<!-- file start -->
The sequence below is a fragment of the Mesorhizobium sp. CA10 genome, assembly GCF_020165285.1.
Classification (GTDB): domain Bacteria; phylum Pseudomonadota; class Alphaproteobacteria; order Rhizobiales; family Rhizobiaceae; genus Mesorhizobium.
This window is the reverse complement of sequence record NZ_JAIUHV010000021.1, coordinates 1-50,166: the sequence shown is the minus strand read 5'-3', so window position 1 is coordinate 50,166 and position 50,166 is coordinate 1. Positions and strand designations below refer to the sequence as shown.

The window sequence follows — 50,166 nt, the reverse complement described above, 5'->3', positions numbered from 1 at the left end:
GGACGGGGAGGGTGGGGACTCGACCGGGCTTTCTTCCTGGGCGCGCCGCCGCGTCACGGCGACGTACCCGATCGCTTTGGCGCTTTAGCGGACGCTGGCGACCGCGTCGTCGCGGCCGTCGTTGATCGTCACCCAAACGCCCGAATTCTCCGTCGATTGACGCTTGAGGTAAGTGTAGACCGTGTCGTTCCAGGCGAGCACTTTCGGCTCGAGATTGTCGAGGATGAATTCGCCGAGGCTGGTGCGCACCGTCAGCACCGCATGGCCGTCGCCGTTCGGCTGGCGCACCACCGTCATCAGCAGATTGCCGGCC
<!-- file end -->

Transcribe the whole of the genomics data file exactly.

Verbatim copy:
The sequence below is a fragment of the Mesorhizobium sp. CA10 genome, assembly GCF_020165285.1.
Classification (GTDB): domain Bacteria; phylum Pseudomonadota; class Alphaproteobacteria; order Rhizobiales; family Rhizobiaceae; genus Mesorhizobium.
This window is the reverse complement of sequence record NZ_JAIUHV010000021.1, coordinates 1-50,166: the sequence shown is the minus strand read 5'-3', so window position 1 is coordinate 50,166 and position 50,166 is coordinate 1. Positions and strand designations below refer to the sequence as shown.

The window sequence follows — 50,166 nt, the reverse complement described above, 5'->3', positions numbered from 1 at the left end:
GGACGGGGAGGGTGGGGACTCGACCGGGCTTTCTTCCTGGGCGCGCCGCCGCGTCACGGCGACGTACCCGATCGCTTTGGCGCTTTAGCGGACGCTGGCGACCGCGTCGTCGCGGCCGTCGTTGATCGTCACCCAAACGCCCGAATTCTCCGTCGATTGACGCTTGAGGTAAGTGTAGACCGTGTCGTTCCAGGCGAGCACTTTCGGCTCGAGATTGTCGAGGATGAATTCGCCGAGGCTGGTGCGCACCGTCAGCACCGCATGGCCGTCGCCGTTCGGCTGGCGCACCACCGTCATCAGCAGATTGCCGGCC